Also keep in mind that most companies offer a community knowledgebase or forum that you should also search for help. Sometimes the knowledgebase may have more answers than the documentation, so don’t give up after just looking in one place. One company may have great documentation but not offer a complimentary knowledgebase that you can easily search and filter through. That can be a major strike against them. With a good community you have fellow developers asking the same questions you will have.

Support

Next, check out the support offerings for your component suite. What will you do if you hit a limitation or find a bug? Some companies charge more for immediate support, but most will offer free online support with up to 3 or 5 business days for responses. Which do you prefer? Responses to support issues are only half of the equation. Also you need to know how often the company releases patches or updates to their control suite. If you report a bug in January you would expect a fix within a couple weeks perhaps. Most 3rd party control vendors do not release updates that frequently and you may have to wait 4-6 months before getting a fix!

Scalability

Before making a purchase of an entire suite, it is also important to keep the future of your product in mind.  You should ensure that your product will grow with technology changes and increased demands.  This means that the toolkit you’re using needs to be robust and powerful enough to meet the needs of any future programming. Questions to ask include:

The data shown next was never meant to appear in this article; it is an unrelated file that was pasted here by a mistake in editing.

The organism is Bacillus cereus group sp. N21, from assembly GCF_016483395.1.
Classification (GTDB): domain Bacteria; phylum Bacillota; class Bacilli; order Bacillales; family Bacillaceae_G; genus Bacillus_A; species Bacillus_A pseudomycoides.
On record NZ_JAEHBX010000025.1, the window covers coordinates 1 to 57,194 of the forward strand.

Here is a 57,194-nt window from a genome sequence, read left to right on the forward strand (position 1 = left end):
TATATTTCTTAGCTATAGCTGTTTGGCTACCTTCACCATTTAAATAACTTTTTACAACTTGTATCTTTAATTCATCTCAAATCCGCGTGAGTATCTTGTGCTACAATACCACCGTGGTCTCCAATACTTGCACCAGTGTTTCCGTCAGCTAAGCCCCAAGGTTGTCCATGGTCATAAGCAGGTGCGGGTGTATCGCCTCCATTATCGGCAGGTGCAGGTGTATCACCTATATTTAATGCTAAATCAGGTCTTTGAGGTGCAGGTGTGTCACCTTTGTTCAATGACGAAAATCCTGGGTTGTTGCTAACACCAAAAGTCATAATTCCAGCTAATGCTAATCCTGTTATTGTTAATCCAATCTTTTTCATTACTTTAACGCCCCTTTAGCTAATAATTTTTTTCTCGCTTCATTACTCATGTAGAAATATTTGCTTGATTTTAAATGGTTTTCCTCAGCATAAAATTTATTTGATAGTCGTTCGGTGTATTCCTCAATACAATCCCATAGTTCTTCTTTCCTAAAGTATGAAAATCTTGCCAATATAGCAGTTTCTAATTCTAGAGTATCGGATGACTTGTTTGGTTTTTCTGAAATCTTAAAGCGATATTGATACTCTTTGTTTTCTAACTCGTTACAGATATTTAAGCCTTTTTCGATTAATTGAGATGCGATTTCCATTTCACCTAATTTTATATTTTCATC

• Will the control suite suit your needs on multiple platforms and devices?
  • Are the controls built upon industry standards, ensuring longevity (i.e. HTML5, CSS3, jQuery)?
  • Does the suite support emerging technologies (i.e. AngularJS, Knockout, WinRT)?

Reliability

Finally, consider that your component suite purchase is an investment. Make sure you choose a trustworthy company that is known for delivering quality products and one that will be around for the duration of your development cycle. Newer/smaller companies can be a greater risk to purchase from. The best way to gauge that is to see how long they have been in business providing the services and products you are about to purchase.

Conclusion

After working through the six steps above, the .NET component suite that best fits your needs should be more apparent and you should feel more confident in committing to your choice. Throughout the entire process keep in mind that the choice you’re making is a big one because it’s not easy to ‘undo’ a control suite once it’s locked into your application. Many companies wind up feeling trapped into a specific suite they later realized did not meet their full expectations. You want to avoid making a bad decision because you can’t always easily strip out the controls or rewrite the software. It’s a big decision that needs the right amount of time and resources devoted to making the best choice. Hopefully the steps described in this paper will help you and your company with this process